12 Brick Lane

c1955 flats on a frontage first developed in the 17th century, restaurant of c1999

Harun Quadi takes on the Bengal Cuisine
Contributed by Survey of London on May 15, 2018

Harun Quadi settled in the East End in the early 1980, having originated in Comilla, Bangladesh. In the 1990s he took over the Bengal Cuisine at 12 Brick Lane as his first restaurant venture.

"Surprisingly, this building [was] a laundrette in 1989. One of my predecessors [was] a Bengali gentleman, he made it a self-service laundrette. Upstairs was two flats.

Then 1992, he transferred it to restaurant down below. Due to some reason he had to go to Bangladesh. He left it to his another friend who sold it to a friend. This friend is only running for about one year. After one year he could not run. He's saying that, "It's difficult for me, I cannot run". He wanted to sell it. He tried to sell it and finally could not sell it to anybody and he came to me and said, "Whatever the price you give, I'll take it. You take it over. I cannot give all the outgoings”.

I gave him small amount of money, £2,500, to take the possession of the business [in 1993]. He had outgoing debt, outstanding rent and he had all other lot of things outstanding. I took the responsibility of paying all these things. It was [named] Bengal Cuisine at that time.

Though I was not a restaurant runner or restaurant worker, I kept it running as a restaurant. I employed people there. Surprisingly, after I have arrived and put some effort on it, the restaurant started doing good business.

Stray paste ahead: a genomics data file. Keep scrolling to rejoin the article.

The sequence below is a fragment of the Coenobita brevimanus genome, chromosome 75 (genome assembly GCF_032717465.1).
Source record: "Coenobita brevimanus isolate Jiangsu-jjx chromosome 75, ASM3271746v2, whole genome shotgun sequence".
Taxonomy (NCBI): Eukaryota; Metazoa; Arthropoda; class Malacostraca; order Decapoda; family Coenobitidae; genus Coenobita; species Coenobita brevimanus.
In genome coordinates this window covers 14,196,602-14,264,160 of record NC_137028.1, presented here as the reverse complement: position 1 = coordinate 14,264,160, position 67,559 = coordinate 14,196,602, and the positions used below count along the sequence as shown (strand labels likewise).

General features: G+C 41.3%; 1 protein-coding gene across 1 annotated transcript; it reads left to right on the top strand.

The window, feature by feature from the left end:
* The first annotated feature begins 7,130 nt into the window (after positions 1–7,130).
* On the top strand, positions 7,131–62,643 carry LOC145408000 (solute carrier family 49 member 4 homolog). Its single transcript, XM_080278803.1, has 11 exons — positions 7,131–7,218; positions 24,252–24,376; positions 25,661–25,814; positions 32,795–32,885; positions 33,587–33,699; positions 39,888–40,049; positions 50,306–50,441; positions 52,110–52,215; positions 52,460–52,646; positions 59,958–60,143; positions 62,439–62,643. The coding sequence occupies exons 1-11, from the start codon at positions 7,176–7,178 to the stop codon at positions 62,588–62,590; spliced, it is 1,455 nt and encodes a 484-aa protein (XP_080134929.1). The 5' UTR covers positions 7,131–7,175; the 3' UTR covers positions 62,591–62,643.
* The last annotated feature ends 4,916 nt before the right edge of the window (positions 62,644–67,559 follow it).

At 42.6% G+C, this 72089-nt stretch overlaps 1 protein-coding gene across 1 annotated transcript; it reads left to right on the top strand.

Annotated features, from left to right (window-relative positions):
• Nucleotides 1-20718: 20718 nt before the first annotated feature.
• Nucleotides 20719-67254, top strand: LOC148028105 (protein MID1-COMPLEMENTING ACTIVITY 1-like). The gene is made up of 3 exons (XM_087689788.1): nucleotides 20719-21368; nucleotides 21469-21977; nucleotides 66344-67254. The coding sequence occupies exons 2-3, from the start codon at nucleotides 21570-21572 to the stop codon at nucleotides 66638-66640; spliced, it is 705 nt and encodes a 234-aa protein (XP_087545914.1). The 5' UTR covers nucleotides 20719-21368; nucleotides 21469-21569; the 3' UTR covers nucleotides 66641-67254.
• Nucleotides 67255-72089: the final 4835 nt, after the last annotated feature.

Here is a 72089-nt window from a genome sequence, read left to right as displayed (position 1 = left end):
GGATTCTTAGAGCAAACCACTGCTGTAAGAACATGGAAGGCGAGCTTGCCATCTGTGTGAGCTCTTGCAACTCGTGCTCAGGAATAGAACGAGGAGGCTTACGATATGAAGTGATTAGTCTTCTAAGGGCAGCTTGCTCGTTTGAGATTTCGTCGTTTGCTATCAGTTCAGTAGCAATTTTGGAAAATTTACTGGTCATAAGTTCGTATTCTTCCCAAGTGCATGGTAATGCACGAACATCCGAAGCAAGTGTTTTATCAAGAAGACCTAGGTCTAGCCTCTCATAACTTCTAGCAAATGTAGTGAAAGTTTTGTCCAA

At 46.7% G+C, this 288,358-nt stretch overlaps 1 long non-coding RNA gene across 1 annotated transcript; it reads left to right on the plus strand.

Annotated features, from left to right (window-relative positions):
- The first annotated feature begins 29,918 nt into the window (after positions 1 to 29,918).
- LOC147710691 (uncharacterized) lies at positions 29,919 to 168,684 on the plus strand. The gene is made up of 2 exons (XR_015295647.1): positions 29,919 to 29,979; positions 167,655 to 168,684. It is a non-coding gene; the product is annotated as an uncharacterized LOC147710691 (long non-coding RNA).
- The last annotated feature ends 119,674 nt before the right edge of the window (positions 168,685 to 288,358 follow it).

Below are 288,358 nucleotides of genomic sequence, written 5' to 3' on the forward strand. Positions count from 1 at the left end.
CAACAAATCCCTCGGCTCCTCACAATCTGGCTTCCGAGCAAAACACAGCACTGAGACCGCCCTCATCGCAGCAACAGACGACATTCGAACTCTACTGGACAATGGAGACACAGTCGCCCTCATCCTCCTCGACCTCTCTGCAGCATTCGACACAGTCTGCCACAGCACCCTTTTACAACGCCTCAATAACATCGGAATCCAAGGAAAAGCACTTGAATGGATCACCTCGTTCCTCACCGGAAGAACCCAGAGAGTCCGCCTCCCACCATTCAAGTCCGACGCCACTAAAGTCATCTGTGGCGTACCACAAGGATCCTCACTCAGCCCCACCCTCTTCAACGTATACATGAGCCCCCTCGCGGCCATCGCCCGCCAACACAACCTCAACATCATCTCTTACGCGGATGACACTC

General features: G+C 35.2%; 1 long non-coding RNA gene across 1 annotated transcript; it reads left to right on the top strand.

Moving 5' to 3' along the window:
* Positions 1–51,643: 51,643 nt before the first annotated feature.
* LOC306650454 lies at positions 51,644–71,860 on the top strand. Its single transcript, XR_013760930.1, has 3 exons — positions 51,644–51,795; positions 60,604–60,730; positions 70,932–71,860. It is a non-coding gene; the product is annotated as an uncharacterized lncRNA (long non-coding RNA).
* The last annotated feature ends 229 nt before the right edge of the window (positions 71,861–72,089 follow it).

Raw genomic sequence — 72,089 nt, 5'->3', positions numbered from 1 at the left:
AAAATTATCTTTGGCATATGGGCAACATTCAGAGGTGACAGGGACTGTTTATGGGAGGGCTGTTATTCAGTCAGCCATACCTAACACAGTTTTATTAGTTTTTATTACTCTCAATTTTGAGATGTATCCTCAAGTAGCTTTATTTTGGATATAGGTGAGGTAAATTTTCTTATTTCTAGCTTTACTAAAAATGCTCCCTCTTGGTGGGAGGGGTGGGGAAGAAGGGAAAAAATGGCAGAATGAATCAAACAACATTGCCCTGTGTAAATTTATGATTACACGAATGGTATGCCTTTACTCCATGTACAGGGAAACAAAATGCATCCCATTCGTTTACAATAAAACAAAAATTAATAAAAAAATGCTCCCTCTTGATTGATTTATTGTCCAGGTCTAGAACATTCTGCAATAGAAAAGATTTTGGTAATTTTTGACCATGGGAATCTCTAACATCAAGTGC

About 2002 and 2003, I made another refurbishment of the restaurant by a German architect. She was good architect. Then business was good and we had a grant for £15,000 to do the front of it, again, from the City Challenge. That helped us to improve the place.

It was the first restaurant to be designed like a contemporary English fashion. Most of the restaurants are Indian fashion, outside and inside, but my restaurant was contemporary English fashion outside design. Also English inside. It's because my architect was saying that, "Now Indian food it is not Indian food, Indian food is English food also. So why not [design] it for English? And English people come here".

I accepted her idea though it was risky for me. It was my final financial risk that is her idea. I took the financial risk, but it worked out well. People started liking it. Lot of people came down, enjoyed the food. I found out many other people followed me as well.

Upstairs I left it as flats. I leased the building, at the beginning, for 20 years. Then I took it for 30 years.

Then in 2002, in first and second floor, I had a college here. I took D1 permission from the council. Then we used it until 2010 throughout, as D1 permission.

It was a college for doing diploma and higher diploma, College of Further Education. It ran for 10 years which is-- We help a lot of people. Students, especially the students come from abroad and they could not afford university fees.

This first floor and second floor was classrooms. The university fees was very high, £10-12,000. We could afford to get students for £2,000. That's why you got lot of students from abroad they brought. I had here about 100 students.